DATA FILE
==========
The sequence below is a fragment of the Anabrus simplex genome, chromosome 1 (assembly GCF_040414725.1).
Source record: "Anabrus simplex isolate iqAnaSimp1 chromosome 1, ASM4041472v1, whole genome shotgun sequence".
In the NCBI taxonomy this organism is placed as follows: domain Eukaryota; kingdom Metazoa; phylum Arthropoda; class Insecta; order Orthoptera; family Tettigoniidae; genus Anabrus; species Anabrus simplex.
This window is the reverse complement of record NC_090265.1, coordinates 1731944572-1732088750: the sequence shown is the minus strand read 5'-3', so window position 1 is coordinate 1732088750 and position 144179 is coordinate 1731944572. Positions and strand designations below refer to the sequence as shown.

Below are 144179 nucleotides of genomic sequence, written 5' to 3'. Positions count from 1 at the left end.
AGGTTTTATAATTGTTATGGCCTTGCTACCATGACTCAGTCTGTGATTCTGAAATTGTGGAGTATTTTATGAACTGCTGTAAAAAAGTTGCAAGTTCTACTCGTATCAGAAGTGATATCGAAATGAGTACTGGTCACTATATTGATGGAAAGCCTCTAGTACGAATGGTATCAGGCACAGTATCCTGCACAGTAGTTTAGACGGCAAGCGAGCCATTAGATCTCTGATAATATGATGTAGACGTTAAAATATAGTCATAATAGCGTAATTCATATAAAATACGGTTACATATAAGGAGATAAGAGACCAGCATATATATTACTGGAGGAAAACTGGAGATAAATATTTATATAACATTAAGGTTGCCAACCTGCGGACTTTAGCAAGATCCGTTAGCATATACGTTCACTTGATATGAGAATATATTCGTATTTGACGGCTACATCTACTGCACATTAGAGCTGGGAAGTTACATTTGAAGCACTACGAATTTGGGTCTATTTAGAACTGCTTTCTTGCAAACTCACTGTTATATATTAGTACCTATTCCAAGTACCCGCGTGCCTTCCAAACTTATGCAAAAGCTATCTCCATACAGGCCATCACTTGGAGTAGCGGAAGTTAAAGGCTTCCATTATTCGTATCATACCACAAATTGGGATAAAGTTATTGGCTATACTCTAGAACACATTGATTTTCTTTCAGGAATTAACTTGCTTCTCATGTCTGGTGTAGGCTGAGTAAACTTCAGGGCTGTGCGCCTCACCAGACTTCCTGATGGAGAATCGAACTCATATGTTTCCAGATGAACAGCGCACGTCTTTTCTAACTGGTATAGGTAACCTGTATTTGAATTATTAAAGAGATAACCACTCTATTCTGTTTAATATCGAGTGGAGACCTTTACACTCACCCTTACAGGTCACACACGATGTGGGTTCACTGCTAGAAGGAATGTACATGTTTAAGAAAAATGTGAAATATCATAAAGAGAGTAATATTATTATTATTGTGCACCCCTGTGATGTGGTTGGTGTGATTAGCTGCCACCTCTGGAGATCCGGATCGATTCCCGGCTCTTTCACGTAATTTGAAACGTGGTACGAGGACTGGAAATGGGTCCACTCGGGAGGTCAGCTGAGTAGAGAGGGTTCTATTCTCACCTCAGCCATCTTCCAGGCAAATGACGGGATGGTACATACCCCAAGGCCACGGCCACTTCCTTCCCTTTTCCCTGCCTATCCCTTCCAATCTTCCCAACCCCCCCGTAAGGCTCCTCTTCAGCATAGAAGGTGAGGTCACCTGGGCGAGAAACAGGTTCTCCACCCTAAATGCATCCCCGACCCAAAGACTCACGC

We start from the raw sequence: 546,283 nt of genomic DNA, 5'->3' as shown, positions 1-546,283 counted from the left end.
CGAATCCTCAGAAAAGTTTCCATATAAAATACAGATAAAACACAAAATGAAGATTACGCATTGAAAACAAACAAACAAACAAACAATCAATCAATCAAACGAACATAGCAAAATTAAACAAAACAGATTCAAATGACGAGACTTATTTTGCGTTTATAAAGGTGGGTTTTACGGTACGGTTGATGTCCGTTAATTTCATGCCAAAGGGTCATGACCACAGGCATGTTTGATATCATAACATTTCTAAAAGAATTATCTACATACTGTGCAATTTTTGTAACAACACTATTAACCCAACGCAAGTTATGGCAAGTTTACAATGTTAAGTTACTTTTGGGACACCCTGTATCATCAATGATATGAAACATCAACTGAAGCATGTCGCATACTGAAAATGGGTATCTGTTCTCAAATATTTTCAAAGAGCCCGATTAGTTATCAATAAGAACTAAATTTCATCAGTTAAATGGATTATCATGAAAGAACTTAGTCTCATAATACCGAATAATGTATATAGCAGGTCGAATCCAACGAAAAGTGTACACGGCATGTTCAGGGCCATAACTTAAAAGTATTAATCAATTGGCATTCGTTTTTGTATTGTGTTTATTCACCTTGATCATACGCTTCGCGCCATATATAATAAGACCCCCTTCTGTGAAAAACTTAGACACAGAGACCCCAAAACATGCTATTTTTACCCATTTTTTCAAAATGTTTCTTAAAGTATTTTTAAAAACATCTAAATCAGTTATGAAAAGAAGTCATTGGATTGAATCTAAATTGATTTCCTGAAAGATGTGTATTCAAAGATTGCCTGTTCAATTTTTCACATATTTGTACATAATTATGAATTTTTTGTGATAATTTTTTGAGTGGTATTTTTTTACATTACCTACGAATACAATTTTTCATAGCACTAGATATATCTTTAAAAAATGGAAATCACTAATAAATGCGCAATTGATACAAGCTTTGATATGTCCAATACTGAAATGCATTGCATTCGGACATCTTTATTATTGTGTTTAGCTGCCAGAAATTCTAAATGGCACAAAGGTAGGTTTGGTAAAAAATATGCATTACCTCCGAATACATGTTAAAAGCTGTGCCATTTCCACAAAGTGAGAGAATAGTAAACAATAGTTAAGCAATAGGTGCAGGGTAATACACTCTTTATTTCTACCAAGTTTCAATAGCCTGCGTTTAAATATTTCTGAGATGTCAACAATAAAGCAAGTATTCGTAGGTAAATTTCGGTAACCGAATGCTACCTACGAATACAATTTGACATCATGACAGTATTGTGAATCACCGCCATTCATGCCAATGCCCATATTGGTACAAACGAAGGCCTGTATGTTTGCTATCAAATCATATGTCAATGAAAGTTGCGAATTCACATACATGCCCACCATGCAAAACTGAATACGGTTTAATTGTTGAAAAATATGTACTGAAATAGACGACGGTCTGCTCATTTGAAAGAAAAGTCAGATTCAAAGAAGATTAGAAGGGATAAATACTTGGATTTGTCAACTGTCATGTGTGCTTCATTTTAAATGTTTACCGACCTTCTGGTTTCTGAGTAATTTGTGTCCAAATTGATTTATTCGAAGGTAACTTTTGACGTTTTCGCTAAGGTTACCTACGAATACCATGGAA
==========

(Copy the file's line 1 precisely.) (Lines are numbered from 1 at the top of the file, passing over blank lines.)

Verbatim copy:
The sequence below is a fragment of the Anabrus simplex genome, chromosome 1 (assembly GCF_040414725.1).